It’s true that Arsenal ’s dynamic winger Theo Walcott tends to blow rather hot and cold. During the Gunner’s 3-0 victory over Bolton, Theo had one of his ‘hot’ days. He looked more effective, breezed past players and flashed in effective crosses. One agonising miss aside, Walcott had a good game and should he continue along these lines over the coming weeks, then perhaps the doubters will have to start re-considering their position.
There’s no doubt that Theo has improved over the last couple of seasons. The stats say so and he’s grown in importance at the club immensely. His improved standing at the club in combination with his frustrating knack for have ineffective games has caused fans a great deal of frustration.
But to label Theo a completely ineffectual player is just way off the mark. He made it into double figures last season, playing out on the wings, and racked up an impressive number of assists. Given that he did so whilst playing in a position he didn’t favour and having spent plenty of time out on the sidelines should make it clear just what a quality player Walcott is. But still some question why he’s part of this Arsenal team.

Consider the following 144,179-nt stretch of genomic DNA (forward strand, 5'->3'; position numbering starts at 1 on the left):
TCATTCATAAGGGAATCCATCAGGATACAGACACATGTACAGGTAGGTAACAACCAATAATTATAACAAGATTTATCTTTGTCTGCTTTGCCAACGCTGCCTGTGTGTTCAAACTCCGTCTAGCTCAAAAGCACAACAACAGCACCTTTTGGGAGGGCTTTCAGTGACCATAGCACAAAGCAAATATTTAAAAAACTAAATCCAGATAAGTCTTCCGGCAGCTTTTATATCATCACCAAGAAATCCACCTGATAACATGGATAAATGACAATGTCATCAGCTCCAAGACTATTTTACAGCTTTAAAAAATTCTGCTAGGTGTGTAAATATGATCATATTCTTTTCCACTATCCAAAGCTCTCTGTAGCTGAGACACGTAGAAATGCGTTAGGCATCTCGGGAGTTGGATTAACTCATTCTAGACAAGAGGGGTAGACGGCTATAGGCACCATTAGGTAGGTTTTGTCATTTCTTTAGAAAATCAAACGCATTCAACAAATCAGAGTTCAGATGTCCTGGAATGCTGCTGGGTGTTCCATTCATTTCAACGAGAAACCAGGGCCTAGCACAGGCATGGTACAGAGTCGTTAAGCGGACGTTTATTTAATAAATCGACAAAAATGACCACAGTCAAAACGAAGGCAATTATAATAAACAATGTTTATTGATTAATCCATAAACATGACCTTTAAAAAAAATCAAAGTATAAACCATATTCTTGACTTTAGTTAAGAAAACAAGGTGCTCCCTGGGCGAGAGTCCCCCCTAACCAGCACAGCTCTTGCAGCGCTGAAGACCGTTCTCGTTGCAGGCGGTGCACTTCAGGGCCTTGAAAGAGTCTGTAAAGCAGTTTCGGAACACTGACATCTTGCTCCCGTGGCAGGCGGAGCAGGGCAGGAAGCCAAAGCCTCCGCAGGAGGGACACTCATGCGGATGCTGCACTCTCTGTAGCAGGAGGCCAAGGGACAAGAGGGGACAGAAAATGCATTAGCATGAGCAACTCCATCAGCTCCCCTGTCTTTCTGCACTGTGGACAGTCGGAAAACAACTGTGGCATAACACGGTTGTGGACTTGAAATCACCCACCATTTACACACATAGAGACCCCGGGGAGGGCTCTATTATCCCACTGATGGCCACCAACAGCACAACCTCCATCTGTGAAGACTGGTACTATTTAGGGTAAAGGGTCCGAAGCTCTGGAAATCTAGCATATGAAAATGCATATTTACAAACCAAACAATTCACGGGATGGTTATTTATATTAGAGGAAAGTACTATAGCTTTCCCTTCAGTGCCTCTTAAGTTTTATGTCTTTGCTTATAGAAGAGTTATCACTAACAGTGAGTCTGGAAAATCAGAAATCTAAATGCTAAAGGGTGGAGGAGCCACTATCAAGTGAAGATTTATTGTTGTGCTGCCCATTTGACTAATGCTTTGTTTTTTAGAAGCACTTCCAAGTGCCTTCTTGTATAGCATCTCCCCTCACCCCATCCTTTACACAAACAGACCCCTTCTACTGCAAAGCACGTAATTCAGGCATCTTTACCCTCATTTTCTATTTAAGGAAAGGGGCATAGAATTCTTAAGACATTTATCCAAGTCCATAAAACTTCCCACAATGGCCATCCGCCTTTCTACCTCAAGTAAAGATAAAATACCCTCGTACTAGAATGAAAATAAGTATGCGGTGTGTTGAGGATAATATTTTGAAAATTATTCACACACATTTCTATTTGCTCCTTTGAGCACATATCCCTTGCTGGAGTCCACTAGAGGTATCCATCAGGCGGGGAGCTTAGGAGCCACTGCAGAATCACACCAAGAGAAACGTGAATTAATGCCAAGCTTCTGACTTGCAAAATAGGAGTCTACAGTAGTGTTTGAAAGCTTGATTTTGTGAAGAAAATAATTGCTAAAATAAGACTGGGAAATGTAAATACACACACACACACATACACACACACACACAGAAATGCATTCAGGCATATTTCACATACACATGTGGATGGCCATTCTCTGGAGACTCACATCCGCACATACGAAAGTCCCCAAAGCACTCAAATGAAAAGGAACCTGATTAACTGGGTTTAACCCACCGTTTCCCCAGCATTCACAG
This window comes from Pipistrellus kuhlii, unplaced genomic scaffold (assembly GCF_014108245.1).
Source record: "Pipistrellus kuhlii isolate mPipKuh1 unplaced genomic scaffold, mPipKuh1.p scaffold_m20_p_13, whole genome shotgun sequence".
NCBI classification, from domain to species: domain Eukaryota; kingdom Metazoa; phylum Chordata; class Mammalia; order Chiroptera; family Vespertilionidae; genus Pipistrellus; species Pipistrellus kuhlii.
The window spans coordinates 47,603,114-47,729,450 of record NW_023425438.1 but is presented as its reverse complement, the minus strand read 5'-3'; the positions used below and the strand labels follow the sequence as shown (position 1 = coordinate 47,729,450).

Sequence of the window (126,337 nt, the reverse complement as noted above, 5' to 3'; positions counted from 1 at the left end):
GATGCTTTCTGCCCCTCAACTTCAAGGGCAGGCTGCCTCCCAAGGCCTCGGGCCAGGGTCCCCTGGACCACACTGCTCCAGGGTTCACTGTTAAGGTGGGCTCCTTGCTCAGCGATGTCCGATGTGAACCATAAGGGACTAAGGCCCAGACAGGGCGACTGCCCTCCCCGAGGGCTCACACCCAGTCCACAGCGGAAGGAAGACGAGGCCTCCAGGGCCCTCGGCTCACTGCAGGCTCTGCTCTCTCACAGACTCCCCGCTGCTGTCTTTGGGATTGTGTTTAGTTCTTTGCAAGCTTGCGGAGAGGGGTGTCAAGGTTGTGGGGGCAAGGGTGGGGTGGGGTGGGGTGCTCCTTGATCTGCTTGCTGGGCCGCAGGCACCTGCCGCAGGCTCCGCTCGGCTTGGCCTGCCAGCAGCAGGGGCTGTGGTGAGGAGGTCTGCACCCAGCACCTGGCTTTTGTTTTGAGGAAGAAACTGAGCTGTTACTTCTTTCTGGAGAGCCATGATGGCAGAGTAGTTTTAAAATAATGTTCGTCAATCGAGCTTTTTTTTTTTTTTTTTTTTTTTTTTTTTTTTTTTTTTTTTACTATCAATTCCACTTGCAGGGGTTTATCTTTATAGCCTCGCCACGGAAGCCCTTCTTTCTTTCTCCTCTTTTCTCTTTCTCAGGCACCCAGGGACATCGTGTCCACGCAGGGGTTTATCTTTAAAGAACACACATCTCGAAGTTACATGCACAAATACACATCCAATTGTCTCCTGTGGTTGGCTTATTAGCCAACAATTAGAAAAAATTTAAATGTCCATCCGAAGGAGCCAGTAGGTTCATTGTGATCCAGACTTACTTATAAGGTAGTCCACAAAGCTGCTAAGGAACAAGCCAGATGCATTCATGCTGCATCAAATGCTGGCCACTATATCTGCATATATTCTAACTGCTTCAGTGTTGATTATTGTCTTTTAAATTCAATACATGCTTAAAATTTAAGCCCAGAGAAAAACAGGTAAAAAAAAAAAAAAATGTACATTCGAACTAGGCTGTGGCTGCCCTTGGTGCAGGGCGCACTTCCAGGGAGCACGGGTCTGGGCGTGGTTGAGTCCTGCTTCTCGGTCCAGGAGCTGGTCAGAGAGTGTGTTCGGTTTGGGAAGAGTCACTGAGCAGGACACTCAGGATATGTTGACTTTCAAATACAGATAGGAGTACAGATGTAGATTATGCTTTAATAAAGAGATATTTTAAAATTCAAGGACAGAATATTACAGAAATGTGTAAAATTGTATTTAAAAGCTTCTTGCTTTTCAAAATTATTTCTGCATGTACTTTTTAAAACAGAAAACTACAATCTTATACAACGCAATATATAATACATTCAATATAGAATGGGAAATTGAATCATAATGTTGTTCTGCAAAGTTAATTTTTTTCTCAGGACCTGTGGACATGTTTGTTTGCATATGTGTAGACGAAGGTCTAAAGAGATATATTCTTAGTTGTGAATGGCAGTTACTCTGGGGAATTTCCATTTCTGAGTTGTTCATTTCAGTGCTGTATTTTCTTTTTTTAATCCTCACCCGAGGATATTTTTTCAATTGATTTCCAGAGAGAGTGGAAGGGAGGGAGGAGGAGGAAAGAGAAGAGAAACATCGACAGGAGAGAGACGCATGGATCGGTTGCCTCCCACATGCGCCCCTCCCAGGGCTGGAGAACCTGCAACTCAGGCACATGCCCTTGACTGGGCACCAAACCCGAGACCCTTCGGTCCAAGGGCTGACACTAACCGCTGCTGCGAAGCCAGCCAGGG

Those who don’t like Walcott will talk endlessly about his lack of a ‘footballing brain’, but this argument seems unfair to me. Sure he makes the occasional mistake, passing when he should shoot and vice versa, but every footballer is guilty of this. Nobody is perfect. It strikes me that Theo has this reputation for making bad decisions on the football pitch, and this is something that commentators and pundits play on, whether or not it’s merited during a game.
As such he doesn’t get enough credit for the things that he does right and it’s clear that he does a lot right, statistically speaking.
People talk about Theo not being a ‘natural’ footballer, but it strikes me that they’ve conveniently forgotten that he hasn’t been playing in his natural position. Walcott should be being employed down the centre upfront, where he can use his pace and finishing ability to real effect.
It may well be that fans won’t give Theo the plaudits he deserves until he’s given a chance to show what he can do in his favoured position. Until then shouldn’t we give him some credit for playing out of position and doing a fairly good job of it?
Article courtesy of Harry Cloke from This is Futbol
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